I began this blog with the hopes of achieving a lofty goal, to use the life within me to beget a more creative life. A move toward being the most authentic possible version of myself. To foster my creative energies, to develop and focus my talents. Indeed, it may be said that I’ve learned a great deal about myself here on The Used Life. I’m discovering a real direction for my interests, allowing myself the freedom to play, to experiment, to connect with others who share similar interests. All of that brings me joy. Yet, I am still very much grappling with the one thing–the single, most important thing–I came here to discover. What my talent is.
I have one. I know it. I’ve always known it. Ever since I was a little girl, it’s been my difference. In my mind, I refer to it as “that thing I do.” When I articulate an idea that instantaneously charms me with its depth, its level of insight, and the aura of profundity in which it seems to bask. Those smooth, simple phrases that alleviate me of the burden of understanding. Lush, cerebral, and hazy. “The essence of the feminine is creative.” Oh, my, did that come out of me? But, it did. It popped into my mind while I was sitting on the couch one afternoon. Another seductive phrase whose meaning partially eludes me. A sentence that, for all intents and purposes, may as well have been written by someone else. It’s just a sense. A sense from which I must work uphill. Pitting logic against faith. Patiently, diligently chasing clarity. Utility. An ever-increasing burden.
I often feel as if my inner world is too close to the surface. I see it with a far greater exactitude than anything on the outside. My familiarity with the nuances of feeling. My gaze is disproportionately focused. It is a peculiar way of thinking that I’ve yet to find a use for. That, in my younger days, I worked very hard to conceal. And, that I still keep under wraps in my professional life. It brings me a great deal of joy to express it here now–to develop it on this blog. I have the dim sense that it’s my greatest gift. Introverted intuition? Is that what they call “that thing I do?” That thing I at once love and despise. I am speculating. Based on a description I recently read of my cognitive type, INTJ, however useful that kind of information is. I don’t know what to call it. I don’t even know if it has a name.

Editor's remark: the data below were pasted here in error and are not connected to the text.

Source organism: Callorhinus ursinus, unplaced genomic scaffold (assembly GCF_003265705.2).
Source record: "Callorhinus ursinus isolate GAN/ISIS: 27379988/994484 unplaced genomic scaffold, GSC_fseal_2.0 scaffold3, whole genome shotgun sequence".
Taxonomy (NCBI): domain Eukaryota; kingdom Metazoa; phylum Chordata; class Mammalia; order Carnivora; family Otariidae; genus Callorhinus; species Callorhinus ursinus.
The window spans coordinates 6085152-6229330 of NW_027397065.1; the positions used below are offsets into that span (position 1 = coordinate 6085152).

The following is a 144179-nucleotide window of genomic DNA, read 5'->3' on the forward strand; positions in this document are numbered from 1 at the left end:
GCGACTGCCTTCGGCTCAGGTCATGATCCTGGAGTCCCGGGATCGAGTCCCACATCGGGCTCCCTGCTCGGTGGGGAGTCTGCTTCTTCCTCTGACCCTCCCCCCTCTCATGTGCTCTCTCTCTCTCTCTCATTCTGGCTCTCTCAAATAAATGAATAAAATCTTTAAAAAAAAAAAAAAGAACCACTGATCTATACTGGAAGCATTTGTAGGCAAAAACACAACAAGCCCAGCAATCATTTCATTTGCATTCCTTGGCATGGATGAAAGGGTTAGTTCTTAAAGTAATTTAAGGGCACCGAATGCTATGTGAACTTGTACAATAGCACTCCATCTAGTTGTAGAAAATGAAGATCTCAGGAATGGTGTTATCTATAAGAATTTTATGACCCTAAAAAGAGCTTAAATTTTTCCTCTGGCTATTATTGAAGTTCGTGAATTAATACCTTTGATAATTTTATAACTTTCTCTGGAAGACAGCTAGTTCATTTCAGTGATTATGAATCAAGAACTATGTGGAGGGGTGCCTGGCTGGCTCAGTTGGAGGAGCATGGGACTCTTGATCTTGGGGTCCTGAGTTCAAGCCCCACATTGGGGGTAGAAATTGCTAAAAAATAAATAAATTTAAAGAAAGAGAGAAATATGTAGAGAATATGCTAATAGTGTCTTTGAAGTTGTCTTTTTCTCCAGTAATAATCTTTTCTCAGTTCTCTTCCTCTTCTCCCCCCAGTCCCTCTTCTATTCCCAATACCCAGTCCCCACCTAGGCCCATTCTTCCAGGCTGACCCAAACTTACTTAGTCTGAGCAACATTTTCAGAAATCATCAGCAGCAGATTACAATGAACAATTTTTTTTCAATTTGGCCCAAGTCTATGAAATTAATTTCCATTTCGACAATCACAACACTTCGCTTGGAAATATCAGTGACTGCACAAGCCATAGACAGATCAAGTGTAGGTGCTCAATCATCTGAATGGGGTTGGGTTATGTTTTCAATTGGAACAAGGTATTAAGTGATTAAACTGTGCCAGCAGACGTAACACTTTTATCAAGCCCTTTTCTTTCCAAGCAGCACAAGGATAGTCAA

At times, I get discouraged. I devour psychology books. Carl Jung. Otto Rank. Karen Horney. Rollo May. Jordan Peterson. I look to Nietzsche. Kierkegaard. Paz. Nin. I’m not just following my intellectual interests. I am searching for wisdom. For insight into the human condition. For an “aha” moment. For something–anything–that can help me figure out–for God’s sake, what do I DO with this THING?! Because I am facing the possibility that I have been given a talent that is useless to the society in which I live. I am a hyphen. A blur in the lines. A poet-psychologist-philosopher-connoisseur of sexy little things. (The fourth role being, clearly, the most fun and the most charming.) In a world of sepcialists, toiling in the gaps. But, with a drive, with such an insatiable drive to express it. The hyphen. Whatever it is. That manner of thinking that makes me view nearly all other kinds of thinking as dreadfully one-dimensional, uninspired, or lacking in life.
All that unused life. This is the stuff of my existential crisis. Can the world use what I can give? Does it matter? To hell with the world? Is the work itself not enough? Should it be? What sacrifices do I make to preserve my uniqueness? Do I even have another choice? I’m not a one-woman island, even though I think I am. At bottom, do I only want to be understood?
To be clear, I didn’t write this because I expect any of you to have the answers. I am not looking for you to lift me up. (I’m fine. And, in real life, I am not all that “feel-y,” anyway.) I wrote this post because I had something to say. I wanted to be realistic about the pangs of a struggle with which, I suspect, a number of creative thinkers can empathize. The prospect that some of us will never be able to actualize our potential according to our hearts’ desires. That we’ll have to make peace with some concessions. Short of giving up. The eternal optimist in me never permits that thought to cross my mind.